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Remembering The Doctor Who Tweeted Her Terminal Illness — And Changed Practice

Dr. Kate Granger in 2014 (The BMA/Flickr Creative Commons)
Dr. Kate Granger in 2014 (The BMA/Flickr Creative Commons)
This article is more than 3 years old.

Kate Granger was only 31 when she told me in an email, “I’m going to die in the next few months.”

"Hope you had a wonderful Christmas," she added a bit later. "Mine was just perfect."

Kate did not die as quickly as her bleak cancer prognosis led her to expect, and she pursued more aggressive treatment for her sarcoma than she thought she would.

There were more holidays to celebrate, more patients to meet and treat, a national movement to launch, little ones to become auntie to, letters to chemo to write, a queen and prime minister to pose beside, and a precious getaway or two with her husband.

All of it shared with a Twitter following that has reached 48,500. She would get a chuckle knowing her following has grown even posthumously.

But there are no more holidays for Kate. As wrong as the prognosis was in days, it was right about the result. Dead right. If that seems tasteless, Kate would have appreciated it. She might have tweeted it.

She was in hospice when she died on July 23. Or, as she called it, “exactly the right place.” Her nurses were “so lovely and incredibly responsive.” And, according to her husband, she died “peacefully and surrounded by loved ones.”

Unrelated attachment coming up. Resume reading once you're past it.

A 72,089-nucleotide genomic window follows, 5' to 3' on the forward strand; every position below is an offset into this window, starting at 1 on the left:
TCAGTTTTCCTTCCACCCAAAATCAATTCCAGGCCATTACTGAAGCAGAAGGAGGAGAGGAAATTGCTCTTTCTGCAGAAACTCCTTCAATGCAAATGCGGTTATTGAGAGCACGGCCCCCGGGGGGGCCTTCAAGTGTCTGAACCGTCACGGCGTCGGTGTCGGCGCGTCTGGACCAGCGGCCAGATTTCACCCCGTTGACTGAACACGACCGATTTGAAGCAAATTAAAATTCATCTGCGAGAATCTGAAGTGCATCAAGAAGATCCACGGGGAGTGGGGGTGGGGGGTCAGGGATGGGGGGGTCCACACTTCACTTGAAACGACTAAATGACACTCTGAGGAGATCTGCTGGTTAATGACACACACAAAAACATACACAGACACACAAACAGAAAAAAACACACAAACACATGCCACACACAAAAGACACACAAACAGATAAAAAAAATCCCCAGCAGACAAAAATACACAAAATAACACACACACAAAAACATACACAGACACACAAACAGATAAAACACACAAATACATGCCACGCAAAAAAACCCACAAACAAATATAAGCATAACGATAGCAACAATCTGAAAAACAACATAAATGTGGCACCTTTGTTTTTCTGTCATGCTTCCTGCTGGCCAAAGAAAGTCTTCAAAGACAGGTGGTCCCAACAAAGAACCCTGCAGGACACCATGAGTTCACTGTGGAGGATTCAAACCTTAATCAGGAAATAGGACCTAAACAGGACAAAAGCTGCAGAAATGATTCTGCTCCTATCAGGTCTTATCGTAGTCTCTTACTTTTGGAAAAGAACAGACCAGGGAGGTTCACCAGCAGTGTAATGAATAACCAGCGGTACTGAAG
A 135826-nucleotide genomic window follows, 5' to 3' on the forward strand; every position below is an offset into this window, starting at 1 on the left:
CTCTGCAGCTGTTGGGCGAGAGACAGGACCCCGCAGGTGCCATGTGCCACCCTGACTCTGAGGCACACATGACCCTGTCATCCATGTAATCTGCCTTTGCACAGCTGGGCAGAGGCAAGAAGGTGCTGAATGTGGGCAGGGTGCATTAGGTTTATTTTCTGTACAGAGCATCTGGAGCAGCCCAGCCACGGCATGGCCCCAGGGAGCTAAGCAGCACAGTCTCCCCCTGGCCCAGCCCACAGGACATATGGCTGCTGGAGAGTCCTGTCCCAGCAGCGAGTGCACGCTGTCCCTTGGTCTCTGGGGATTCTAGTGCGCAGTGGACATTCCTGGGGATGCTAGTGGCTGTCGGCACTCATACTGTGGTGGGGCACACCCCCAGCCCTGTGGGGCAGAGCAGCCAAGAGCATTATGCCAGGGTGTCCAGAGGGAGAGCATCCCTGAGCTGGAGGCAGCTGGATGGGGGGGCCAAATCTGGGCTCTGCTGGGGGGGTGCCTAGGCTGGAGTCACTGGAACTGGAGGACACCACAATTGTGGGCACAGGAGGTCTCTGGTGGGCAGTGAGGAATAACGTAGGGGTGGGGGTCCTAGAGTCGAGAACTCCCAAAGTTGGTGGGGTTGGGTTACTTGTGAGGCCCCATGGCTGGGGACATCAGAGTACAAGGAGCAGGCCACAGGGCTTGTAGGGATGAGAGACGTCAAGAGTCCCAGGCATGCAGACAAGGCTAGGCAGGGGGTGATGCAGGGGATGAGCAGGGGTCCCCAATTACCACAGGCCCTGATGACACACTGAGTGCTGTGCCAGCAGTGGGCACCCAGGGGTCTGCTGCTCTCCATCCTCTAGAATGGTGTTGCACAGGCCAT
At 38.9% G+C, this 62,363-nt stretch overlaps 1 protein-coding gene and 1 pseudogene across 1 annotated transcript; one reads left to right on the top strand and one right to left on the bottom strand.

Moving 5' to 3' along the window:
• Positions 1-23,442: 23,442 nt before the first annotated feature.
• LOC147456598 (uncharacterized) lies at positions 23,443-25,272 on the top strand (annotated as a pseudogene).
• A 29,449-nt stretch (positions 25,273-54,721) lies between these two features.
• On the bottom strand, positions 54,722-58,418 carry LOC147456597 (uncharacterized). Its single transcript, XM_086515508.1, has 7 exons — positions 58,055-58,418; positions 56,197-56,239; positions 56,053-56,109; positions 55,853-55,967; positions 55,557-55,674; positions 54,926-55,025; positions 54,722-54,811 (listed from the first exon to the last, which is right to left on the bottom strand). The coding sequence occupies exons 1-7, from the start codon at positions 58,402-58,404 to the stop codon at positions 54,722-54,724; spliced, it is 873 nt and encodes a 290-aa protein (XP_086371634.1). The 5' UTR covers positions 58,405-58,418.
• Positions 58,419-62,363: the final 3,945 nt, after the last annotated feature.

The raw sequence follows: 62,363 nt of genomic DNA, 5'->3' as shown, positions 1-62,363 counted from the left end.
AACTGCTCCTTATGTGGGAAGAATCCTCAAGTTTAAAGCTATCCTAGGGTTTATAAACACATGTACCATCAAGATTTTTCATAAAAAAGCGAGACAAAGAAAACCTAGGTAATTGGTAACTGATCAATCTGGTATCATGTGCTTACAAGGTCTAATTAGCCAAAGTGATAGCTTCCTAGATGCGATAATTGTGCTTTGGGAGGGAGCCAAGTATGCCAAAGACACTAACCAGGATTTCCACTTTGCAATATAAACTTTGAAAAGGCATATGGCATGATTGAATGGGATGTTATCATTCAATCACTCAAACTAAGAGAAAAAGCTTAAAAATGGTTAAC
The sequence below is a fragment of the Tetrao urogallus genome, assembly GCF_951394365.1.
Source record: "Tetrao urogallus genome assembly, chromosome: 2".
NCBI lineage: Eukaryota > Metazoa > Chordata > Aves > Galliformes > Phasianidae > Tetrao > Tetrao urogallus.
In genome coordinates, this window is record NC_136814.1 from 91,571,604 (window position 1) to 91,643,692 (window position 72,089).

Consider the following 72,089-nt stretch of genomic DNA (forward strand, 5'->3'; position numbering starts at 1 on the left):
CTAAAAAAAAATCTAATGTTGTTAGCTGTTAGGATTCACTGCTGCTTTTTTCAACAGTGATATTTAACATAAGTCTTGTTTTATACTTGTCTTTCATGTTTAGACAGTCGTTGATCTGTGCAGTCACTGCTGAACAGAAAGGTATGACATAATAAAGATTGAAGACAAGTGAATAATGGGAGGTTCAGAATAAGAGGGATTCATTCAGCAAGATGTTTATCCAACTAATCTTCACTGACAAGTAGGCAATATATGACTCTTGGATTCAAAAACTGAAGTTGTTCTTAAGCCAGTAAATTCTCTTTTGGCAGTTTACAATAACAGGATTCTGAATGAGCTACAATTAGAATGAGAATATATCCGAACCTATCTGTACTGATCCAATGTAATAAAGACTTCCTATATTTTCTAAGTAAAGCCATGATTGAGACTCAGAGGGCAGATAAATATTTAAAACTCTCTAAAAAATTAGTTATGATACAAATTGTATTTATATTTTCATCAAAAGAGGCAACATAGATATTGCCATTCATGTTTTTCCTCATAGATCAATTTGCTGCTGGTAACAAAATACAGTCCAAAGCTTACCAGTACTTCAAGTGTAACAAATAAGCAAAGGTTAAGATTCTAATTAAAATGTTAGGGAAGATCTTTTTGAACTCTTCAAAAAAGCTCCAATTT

By now, you’ve noticed I’m calling her Kate, so I should explain. When we began our email exchange, Kate made clear she did not want to be known as Dr. Granger. On Twitter, she was @GrangerKate.

Names are especially important in Kate’s story, because names stand for a person, and medicine, especially when overburdened, has a knack for forgetting that. Kate will be remembered most succinctly by the Twitter hashtag #hellomynameis.

As a patient, Kate was shocked by an oncologist coldly informing her that her cancer was spreading, and later by hospital staff referring to her by bed number and diagnosis. But #hellomynameis was born the day an orderly named Brian introduced himself and offered a blanket. That simple act of kindness gave Kate a cause to champion in her time remaining -- humanizing medical care in Britain's National Health Service.

In her final weeks of life, she came up with a new hashtag: #deathbedlive.

Bluntly honest is one way Kate will be remembered. Also as darkly funny, endlessly compassionate and a fierce advocate for patients.

Much of Kate’s story was about the cancer she survived longer than expected, though that’s the last thing she’d want to be remembered for. Indeed, becoming known for symptoms by those “caring” for her is what inspired #hellomynameis in the first place.

That campaign, launched in 2013, would count among its supporters Queen Elizabeth, then-Prime Minister David Cameron, pop star Kylie Minogue, billionaire Richard Branson and, in Kate’s final days, Mickey Mouse. “TY @Disney,” her husband tweeted.